In optimization theory, maximum flow problems involve finding a feasible flow through a single-source, single-sink flow network that is maximum. In a flow network, flow going into a vertex must equal flow going out of a vertex (with the exception of the source node and the sink node, s and t respectively). Thus we cannot accumulate flow anywhere in the network. he Preflow algorithm relaxes this constraint while it determines the maximum flow of the network, allowing a vertex to have more flow coming into it than going out. This is called the excess flow of a vertex, or preflow. Any vertex with excess flow is known as an active vertex.
The push-relabel algorithm finds maximum flow on a flow network. There are three conditions for a flow network: Capacity constraints: . The flow along an edge cannot exceed its capacity. Skew symmetry: . The net flow from to must be the opposite of the net flow from to (see example). Flow conservation: , unless or . The net flow to a node is zero, except for the source, which &quot;produces&quot; flow, and the sink, which &quot;consumes&quot; flow. he push-relabel algorithm finds maximum flow on a flow network. There are three conditions for a flow network: Capacity constraints: . The flow along an edge cannot exceed its capacity. Skew symmetry: . The net flow from to must be the opposite of the net flow from to (see example). Flow conservation: , unless or . The net flow to a node is zero, except for the source, which &quot;produces&quot; flow, and the sink, which &quot;consumes&quot; flow. The preflow algorithm observes the first two of the conditions of flow networks, plus a relaxed third condition for the duration of the algorithm (the algorithm finishes once all the excess is gone from the graph, at which point we have a legal flow, and the Flow conservation constraint is again observed): Non-negativity constraint: for all nodes . More flow enters a node than exits. Given a flow network with capacity from node u to node v given as , and the flow across u and v given as , source s and sink t, we want to find the maximum amount of flow you can send from s to t through the network. Some key concepts used in the algorithm are: residual edge: If available capacity we have a residual edge . residual edge (Alternate): . We can push flow back along an edge. residual graph: The set of all residual edges forms the residual graph. legal labelling: For each residual edge . We only push from u to v if . excess(u): Sum of flow to and from u. height(u): Each vertex is assigned a height value. For values , the height serves as an estimate of the distance to the sink node t. For values , the height is an estimate of the distance back to the sink s.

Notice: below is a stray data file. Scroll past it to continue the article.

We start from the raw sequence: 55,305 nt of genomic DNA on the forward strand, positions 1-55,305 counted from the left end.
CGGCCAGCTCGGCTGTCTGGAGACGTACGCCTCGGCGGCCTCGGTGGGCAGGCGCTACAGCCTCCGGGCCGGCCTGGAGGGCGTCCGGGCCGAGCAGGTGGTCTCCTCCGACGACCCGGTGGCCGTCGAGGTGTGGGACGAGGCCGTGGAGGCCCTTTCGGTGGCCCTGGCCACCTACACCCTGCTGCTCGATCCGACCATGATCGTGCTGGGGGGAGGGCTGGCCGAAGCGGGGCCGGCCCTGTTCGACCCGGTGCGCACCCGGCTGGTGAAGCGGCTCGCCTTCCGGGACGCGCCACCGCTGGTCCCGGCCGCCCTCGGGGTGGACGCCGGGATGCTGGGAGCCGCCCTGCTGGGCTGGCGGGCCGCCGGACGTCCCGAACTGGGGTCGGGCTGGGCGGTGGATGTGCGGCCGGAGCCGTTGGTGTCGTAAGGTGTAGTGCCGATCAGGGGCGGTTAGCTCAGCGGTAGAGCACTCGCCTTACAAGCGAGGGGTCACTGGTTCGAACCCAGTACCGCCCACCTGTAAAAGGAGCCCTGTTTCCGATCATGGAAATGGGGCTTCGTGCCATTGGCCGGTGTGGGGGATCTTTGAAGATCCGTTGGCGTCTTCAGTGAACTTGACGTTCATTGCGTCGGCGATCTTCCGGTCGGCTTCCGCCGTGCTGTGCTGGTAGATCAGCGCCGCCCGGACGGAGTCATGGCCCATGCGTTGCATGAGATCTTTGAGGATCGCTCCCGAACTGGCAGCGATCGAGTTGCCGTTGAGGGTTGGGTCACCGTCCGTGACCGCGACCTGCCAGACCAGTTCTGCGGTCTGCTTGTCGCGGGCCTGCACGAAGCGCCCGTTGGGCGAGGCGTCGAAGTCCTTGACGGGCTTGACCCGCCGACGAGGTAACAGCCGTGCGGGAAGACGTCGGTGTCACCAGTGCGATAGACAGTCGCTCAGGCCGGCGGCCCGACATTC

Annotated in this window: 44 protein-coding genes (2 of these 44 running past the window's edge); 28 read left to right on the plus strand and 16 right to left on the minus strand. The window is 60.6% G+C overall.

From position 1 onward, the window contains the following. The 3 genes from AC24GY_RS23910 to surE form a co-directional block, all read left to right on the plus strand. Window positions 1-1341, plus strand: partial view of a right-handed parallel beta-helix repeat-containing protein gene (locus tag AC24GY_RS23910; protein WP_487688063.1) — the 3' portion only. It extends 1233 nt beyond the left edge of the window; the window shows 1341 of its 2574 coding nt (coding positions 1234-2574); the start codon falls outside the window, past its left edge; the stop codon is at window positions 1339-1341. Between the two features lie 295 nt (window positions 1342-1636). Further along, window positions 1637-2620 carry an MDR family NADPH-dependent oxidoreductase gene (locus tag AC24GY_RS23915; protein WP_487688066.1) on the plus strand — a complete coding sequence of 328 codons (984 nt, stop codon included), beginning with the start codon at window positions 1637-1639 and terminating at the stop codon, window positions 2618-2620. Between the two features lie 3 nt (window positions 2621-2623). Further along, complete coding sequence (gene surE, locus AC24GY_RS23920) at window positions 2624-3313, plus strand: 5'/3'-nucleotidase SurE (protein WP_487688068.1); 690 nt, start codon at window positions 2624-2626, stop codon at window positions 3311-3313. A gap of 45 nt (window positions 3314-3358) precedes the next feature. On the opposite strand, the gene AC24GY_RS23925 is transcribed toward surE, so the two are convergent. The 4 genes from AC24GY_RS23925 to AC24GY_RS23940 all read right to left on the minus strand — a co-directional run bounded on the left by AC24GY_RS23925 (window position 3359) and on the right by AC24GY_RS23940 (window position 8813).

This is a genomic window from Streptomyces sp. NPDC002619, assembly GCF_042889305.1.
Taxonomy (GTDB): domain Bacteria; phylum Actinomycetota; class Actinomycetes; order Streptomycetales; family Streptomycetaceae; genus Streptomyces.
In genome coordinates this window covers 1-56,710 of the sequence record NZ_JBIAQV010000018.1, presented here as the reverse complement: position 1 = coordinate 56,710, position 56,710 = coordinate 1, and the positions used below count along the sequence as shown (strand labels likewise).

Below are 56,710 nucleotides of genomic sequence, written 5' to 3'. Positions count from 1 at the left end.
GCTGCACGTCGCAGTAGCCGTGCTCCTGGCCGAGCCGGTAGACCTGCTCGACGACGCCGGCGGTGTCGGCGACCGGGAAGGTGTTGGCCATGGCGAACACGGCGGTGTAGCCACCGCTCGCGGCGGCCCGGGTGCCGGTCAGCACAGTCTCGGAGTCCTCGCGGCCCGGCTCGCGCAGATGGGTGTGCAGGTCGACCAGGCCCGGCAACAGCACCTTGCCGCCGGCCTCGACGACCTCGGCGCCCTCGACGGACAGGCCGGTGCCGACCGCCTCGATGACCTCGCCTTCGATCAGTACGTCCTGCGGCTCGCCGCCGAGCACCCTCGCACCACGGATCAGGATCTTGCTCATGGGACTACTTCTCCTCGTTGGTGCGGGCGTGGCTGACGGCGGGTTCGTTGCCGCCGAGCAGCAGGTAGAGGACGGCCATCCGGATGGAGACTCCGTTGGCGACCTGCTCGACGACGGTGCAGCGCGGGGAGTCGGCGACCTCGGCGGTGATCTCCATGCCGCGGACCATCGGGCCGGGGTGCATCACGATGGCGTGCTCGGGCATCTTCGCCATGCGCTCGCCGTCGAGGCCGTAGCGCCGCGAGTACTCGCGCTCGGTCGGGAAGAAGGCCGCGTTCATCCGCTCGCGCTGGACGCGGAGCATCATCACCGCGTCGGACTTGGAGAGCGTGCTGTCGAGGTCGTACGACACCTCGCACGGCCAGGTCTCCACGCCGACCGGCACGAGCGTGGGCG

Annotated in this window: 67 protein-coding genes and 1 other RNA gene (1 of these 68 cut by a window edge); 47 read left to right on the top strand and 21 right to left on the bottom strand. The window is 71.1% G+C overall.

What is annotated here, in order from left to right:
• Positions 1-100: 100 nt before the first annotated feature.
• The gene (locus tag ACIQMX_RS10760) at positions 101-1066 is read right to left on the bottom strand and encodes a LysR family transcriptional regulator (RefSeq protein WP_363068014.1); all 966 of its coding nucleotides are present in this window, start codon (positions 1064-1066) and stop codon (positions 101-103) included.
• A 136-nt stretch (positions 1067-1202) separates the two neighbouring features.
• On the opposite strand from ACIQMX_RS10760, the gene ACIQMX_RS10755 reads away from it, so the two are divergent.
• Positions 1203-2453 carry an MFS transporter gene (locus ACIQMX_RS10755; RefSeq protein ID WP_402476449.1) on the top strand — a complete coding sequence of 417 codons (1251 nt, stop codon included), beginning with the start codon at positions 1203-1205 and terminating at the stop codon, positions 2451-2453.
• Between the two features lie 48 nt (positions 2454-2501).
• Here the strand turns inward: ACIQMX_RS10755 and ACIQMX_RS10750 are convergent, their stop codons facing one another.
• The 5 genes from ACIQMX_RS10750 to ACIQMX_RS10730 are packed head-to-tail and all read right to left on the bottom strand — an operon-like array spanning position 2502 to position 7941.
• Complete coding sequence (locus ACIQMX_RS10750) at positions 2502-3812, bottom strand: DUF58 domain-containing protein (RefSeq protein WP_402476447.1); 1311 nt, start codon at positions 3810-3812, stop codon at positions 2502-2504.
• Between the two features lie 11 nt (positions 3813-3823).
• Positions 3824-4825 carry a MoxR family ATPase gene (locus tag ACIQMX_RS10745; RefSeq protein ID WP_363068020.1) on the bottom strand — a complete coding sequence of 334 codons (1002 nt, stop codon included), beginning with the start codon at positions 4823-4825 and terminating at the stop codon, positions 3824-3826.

Push A push from u to v means sending as much excess flow from u to v as we can. Three conditions must be met for a push to take place: is active Or . There is more flow entering than exiting the vertex. There is a residual edge from u to v, where u is higher than v. If all these conditions are met we can execute a Push: Function Push(u,v) flow = min(excess(u), c(u,v)-f(u,v)); excess(u) -= flow; // subtract the amount of flow moved from the current vertex excess(v) += flow; // add the flow to the vertex we are pushing to f(u,v) += flow; // add the amount of flow moved to the flow across the edge (u,v) f(v,u) -= flow; // subtract the flow from the edge in the other direction. Relabel When we relabel a node u we increase its height until it is 1 higher than its lowest neighbour in the residual graph. Conditions for a relabel: is active where So we have excess flow to push, but we not higher than any of our neighbours that have available capacity across their edge. Then we can execute Relabel: Function Relabel(u) height(u) = min(height(v) where r(u,v) &gt; 0) + 1;